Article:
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I'm about to start out my first TDD (test-driven development) program, and I (naturally) have a TDD mental block..so I was wondering if someone could help guide me on where I should start a bit.

I'm creating a function that will read binary data from socket and parses its data into a class object.

As far as I see, there are 3 parts:

1) Logic to parse data 2) socket class 3) class object

What are the steps that I should take so that I could incrementally TDD? I definitely plan to first write the test before even implementing the function.

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up vote 5 down vote accepted

The issue in TDD is "design for testability"

First, you must have an interface against which to write tests.

To get there, you must have a rough idea of what your testable units are.

  1. Some class, which is built by a function.

  2. Some function, which reads from a socket and emits a class.

Second, given this rough interface, you formalize it into actual non-working class and function definitions.

Third, you start to write your tests -- knowing they'll compile but fail.

Part-way through this, you may start head-scratching about your function. How do you set up a socket for your function? That's a pain in the neck.

However, the interface you roughed out above isn't the law, it's just a good idea. What if your function took an array of bytes and created a class object? This is much, much easier to test.

So, revisit the steps, change the interface, write the non-working class and function, now write the tests.

Now you can fill in the class and the function until all your tests pass.

When you're done with this bit of testing, all you have to do is hook in a real socket. Do you trust the socket libraries? (Hint: you should) Not much to test here. If you don't trust the socket libraries, now you've got to provide a source for the data that you can run in a controlled fashion. That's a large pain.

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Your split sounds reasonable. I would consider the two dependencies to be the input and output. Can you make them less dependent on concrete production code? For instance, can you make it read from a general stream of data instead of a socket? That would make it easier to pass in test data.

The creation of the return value could be harder to mock out, and may not be a problem anyway - is the logic used for the actual population of the resulting object reasonably straightforward (after the parsing)? For instance, is it basically just setting trivial properties? If so, I wouldn't bother trying to introduce a factory etc there - just feed in some test data and check the results.

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First, start thinking "the testS", plural, rather than "the test", singular. You should expect to write more than one.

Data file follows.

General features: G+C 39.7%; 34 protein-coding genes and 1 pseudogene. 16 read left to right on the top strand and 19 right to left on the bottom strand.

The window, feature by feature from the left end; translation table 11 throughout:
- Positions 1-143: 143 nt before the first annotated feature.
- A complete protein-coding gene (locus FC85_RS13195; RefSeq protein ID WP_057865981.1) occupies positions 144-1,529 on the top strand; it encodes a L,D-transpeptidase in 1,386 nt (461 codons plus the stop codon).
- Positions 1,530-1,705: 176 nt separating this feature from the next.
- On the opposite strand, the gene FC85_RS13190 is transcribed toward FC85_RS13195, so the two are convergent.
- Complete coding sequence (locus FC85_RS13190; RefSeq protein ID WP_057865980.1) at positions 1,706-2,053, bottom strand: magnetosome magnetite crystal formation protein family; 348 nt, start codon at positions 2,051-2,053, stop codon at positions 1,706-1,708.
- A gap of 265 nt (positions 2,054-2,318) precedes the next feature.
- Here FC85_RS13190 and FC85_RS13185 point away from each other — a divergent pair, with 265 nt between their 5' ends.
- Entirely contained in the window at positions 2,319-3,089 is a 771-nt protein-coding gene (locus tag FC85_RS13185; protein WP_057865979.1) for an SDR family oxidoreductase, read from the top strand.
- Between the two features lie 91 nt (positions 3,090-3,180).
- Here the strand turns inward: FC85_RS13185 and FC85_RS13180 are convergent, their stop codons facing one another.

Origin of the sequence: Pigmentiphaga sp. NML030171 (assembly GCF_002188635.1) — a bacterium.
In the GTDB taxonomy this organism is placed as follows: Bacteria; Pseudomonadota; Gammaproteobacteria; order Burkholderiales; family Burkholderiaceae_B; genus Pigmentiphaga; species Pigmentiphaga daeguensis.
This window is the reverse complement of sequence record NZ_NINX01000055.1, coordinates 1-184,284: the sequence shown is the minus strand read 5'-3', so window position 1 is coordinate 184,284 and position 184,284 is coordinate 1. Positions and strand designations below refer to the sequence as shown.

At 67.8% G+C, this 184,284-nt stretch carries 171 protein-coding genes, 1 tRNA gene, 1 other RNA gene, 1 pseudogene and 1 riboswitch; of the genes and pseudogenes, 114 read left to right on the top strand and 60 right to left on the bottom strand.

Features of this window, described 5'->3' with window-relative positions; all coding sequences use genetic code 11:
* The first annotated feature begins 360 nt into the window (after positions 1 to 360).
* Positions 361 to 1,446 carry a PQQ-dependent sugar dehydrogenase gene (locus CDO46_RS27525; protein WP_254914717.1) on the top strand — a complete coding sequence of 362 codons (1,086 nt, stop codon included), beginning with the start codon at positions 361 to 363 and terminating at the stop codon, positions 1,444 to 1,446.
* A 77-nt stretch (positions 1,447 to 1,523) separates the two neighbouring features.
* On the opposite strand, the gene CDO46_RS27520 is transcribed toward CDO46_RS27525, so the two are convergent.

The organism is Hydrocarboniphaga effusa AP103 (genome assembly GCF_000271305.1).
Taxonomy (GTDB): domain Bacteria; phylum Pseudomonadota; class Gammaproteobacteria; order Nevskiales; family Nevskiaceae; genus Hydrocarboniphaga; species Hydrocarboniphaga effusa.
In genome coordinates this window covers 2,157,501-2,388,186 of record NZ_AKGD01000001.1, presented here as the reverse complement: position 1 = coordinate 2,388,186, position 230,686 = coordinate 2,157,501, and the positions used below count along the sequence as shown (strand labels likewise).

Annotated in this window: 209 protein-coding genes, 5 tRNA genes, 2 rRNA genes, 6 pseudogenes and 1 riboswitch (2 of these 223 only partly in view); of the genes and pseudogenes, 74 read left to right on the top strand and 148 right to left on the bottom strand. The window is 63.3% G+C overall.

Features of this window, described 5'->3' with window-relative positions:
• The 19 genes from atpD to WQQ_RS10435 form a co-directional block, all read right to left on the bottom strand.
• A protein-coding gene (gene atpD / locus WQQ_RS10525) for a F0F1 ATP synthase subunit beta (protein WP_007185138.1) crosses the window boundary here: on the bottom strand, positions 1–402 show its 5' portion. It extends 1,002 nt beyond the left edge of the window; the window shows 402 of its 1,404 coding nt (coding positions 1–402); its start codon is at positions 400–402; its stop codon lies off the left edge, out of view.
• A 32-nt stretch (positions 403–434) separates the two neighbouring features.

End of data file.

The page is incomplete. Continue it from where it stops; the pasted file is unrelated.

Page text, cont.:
Second, if you have mental block, consider starting with a simpler challenge. Lower the difficulty until it's real easy to do, then move on to more substantial work.

For instance, assume you already have a byte array with the binary data, so you don't even need to think about sockets. All you need to write is something that takes in a byte[] and return an instance of your object. Can you write a test for that ?

If you still have mental block, lower it yet another notch. Assume your byte array is only going to contain default values anyway. So you don't even have to worry about the parsing, just about being able to return an instance of your object that has all values set to the defaults. Can you write a test for that ?

I imagine something like:

public void testFooReaderCanParseDefaultFoo() {
  FooReader fr = new FooReader();
  Foo myFoo = fr.buildFoo();
  assertEquals(0, myFoo.bar());

That's rock bottom, right ? You're only testing the Foo constructor. But you can then move up to the next level:

public void testFooReaderGivenBytesBuildsFoo() {
  FooReader fr = new FooReader();
  byte[] fooData = {1};
  Foo myFoo = fr.buildFoo();
  assertEquals(1, myFoo.bar());

And so on...

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Test Driven Development ? So, this means you should start with writing a test first.

Write a test which contains the code like 'how you want to use your class'. This class or method that you are going to test with this test, is not even there yet.

For instance, you could write a test first like this:

public void CanReadDataFromSocket()
     SocketReader r = new SocketReader( ... ); // create a socketreader instance which takes a socket or a mock-socket in its constructor

     byte[] data = r.Read();

     Assert.IsTrue (data.Length > 0);

For instance; I'm just making up an example here. Next, once you're able to read data from a socket, you can start thinking on how you'll parse it, and write a test in where you use the 'Parser' class which takes the data that you've read, and outputs an instance of your data class. etc...

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Agree with the first two sentence, but what's about assertation? An AAA example would be better, I think. – boj Apr 10 '09 at 19:18
Yes indeed; defenitly, you have to test in your test whether or not the results are as expected. – Frederik Gheysels Apr 10 '09 at 20:06

Knowing where to start writing tests and when to stop writing tests while using TDD, is a common problem when starting out.

I have found that it can sometimes help to write an integration test first. Doing so will help create some of the common objects you will be using. It will also allow you to focus your thoughts and tests, since you will need to start writing tests to make the integration test pass.

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